In response to Chief Justice Roberts recent comments, George F. Will attacks the custom of the State of the Union speech, and calls for a general boycott of the process. Will is entirely wrong, and his explanation demonstrates the second-hand nature of conservative thinking with its emphasis on non-essentials and deference to  the out-of-context thoughts and actions of the past’s titans. The defects of the current State of the Union practice is symptomatic of the defects of our  recent Presidents; Will advocates ignoring the symptoms as a solution to the problem. Of course, the defect is that the American people have been  selecting inferior individuals to be President.

The New York Times reports, for more than a decade, the Kansas City School board evaded the  reality of their failing schools, and now fiscal reality has resulted in a plan to close 28 of their 61 public schools. In the past decade, enrollment has been  halved as individuals chose suburban districts and charter schools as a solution for their children’s education. Fewer than 25% of the school district’s  students perform at grade level.

During his campaign, candidate Obama promised that his presidency would strengthen our relationships in the world. Recently, the European Parliament  responded to the Administration’s diplomacy, by ending  cooperation with the US in fighting terrorist financing, which reversed a major diplomatic achievement of the Bush Administration. Now, the Washington Post reports that Sec. of State Clinton is threatening Israeli  Prime Minister Netanyahu with weakening our bilateral relations, in an effort to compel him to negotiate with terrorists. The Obama Administration’s efforts to embrace our enemies and rebuff our friends have done the opposite of what candidate Obama promised. This reminds me of Jackson Diehl’s report that Administration officials had trouble identifying any foreign leader with whom President Obama had formed a strong personal relation and the most credible claim was Dmitry Medvedev, the puppet President of Russia…which makes sense as they have so much in common in that regard.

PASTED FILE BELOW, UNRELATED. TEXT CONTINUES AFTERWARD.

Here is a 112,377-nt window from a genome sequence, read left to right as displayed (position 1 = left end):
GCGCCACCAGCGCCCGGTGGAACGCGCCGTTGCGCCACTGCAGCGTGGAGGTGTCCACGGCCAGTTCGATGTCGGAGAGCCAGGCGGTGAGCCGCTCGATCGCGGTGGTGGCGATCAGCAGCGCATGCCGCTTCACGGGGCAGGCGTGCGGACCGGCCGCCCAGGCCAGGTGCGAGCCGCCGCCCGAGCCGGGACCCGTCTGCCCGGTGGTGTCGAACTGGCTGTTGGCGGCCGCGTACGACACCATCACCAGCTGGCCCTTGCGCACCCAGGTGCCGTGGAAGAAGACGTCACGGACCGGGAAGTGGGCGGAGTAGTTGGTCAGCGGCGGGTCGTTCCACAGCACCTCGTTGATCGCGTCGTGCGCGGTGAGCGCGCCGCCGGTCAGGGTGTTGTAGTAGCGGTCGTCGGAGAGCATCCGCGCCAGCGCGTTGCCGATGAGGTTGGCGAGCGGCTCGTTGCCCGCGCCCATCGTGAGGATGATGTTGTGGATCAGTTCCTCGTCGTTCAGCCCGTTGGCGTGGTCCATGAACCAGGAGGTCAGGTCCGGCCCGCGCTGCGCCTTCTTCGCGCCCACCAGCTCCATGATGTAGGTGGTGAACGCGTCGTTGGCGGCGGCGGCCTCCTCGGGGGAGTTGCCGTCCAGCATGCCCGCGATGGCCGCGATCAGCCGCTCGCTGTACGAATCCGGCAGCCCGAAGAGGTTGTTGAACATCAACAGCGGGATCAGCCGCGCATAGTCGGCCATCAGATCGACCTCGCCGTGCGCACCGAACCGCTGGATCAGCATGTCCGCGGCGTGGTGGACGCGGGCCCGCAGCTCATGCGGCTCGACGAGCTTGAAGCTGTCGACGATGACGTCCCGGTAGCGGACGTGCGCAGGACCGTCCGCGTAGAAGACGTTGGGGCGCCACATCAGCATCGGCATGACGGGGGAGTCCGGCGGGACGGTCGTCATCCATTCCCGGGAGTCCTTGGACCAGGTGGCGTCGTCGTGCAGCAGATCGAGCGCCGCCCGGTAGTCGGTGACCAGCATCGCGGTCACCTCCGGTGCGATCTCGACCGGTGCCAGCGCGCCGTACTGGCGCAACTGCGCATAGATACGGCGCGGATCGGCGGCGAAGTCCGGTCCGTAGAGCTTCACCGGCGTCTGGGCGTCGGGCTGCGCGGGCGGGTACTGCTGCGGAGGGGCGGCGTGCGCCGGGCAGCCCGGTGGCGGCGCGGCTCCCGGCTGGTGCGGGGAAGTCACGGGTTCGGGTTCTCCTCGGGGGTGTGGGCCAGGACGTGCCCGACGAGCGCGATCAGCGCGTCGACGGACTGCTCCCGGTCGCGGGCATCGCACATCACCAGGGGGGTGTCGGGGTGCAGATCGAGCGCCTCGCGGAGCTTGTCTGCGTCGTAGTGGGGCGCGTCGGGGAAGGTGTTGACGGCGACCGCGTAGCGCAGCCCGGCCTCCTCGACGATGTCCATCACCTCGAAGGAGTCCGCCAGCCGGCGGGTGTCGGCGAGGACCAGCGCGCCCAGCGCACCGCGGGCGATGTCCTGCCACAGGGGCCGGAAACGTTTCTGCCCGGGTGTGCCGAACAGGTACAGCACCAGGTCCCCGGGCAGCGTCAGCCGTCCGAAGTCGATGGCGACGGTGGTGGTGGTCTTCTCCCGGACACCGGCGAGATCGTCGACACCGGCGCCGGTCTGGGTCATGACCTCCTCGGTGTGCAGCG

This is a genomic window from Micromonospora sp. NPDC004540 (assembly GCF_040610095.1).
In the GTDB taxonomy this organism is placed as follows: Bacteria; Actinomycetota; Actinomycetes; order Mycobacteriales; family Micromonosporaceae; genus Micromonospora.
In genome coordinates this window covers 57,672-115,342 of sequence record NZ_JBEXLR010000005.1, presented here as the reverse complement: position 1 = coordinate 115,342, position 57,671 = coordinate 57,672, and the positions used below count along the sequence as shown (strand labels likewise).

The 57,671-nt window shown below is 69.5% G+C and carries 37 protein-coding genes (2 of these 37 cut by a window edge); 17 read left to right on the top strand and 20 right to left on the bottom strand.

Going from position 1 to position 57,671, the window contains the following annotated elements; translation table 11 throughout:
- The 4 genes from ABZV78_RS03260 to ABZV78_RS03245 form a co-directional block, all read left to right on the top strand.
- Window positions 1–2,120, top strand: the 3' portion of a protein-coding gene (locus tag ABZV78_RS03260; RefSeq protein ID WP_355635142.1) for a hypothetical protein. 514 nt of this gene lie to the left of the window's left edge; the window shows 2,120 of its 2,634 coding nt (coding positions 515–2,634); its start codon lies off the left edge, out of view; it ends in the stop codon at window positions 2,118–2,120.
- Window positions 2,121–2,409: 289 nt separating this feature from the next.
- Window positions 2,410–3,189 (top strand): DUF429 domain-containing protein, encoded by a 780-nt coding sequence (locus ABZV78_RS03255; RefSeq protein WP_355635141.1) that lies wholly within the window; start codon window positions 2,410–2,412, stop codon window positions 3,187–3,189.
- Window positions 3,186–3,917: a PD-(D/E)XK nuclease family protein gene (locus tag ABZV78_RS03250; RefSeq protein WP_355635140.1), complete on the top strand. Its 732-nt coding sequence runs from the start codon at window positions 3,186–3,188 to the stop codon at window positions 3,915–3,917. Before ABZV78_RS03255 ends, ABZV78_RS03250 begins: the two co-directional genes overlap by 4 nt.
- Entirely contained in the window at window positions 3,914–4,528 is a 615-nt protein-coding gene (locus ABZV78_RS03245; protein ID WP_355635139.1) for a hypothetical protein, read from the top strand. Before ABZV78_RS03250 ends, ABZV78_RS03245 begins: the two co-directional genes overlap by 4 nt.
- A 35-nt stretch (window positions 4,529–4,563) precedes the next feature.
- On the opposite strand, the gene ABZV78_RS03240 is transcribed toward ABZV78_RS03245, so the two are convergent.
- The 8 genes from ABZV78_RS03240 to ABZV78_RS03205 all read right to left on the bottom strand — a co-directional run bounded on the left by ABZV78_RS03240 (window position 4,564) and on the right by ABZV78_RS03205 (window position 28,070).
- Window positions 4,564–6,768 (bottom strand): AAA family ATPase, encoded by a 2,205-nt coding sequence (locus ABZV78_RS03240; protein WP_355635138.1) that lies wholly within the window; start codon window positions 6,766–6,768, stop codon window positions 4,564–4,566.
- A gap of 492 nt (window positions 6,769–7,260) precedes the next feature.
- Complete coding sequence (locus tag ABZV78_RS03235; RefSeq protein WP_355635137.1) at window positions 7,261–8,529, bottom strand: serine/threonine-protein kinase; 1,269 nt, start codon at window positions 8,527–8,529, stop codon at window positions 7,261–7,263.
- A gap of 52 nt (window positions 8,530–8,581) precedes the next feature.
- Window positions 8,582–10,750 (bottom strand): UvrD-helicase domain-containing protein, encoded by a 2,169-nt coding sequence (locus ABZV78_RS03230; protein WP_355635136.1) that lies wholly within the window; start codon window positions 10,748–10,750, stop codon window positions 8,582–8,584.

Paul McKeever, leader Ontario’s Freedom Party, reports on dishonest public budgeting and its tendency for cost overruns. In opposing public financing of the 2015 PanAm Games in Toronto, McKeever reminds the  taxpayers that the original budget for this year’s Vancouver Olympics was $874 million, which was exceeded by solely the actual expense of security,  while estimates for actual costs are $6 BILLION. Retrospectively, the anticipated and actual costs for Social Security and Medicare would demonstrate a similar duplicity, which could be exceeded by the enactment of PelosiCare.

Ex-Senate Parliamentarian Robert Dove (1981-1987) expounds upon the history of Senate rules that have been subject to dishonest political attacks upon the role the Senate plays within our constitutional system. He concludes that current issues within the Senate operations are not the fault of the rules, but the fault of the current Senators.

[youtube=http://www.youtube.com/watch?v=R96FVmYuthQ]

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Quick Hits 3/11/2010

This week’s Objectivist Roundup is posted at Titanic Deck Chairs.  Check it out.  Post subjects include:  autism, witnessing, political bedfellows, political abuses against language, gardening, and hiking.